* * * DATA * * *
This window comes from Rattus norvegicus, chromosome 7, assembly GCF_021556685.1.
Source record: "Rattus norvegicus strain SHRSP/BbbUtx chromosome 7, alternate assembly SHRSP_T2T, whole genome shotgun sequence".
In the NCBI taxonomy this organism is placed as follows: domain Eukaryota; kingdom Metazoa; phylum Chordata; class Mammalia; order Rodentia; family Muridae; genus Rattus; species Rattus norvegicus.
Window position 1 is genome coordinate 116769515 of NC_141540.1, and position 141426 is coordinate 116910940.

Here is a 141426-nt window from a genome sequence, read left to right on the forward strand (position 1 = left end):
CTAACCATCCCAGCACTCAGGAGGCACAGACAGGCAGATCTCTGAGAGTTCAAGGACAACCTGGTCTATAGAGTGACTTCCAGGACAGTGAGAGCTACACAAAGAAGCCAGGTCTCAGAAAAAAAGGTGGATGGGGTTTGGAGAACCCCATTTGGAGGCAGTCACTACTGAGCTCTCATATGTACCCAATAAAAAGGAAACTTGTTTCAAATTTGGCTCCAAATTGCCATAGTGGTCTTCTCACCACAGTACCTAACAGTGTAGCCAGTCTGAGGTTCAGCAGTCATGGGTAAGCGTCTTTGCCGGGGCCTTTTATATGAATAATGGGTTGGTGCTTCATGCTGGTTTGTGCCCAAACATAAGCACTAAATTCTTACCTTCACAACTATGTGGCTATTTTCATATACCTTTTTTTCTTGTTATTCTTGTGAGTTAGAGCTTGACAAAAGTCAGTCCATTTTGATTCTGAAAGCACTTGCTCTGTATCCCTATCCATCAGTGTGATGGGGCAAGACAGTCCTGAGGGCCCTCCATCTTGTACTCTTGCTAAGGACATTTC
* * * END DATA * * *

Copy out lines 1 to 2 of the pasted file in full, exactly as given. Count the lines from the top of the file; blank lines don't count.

This window comes from Rattus norvegicus, chromosome 7, assembly GCF_021556685.1.
Source record: "Rattus norvegicus strain SHRSP/BbbUtx chromosome 7, alternate assembly SHRSP_T2T, whole genome shotgun sequence".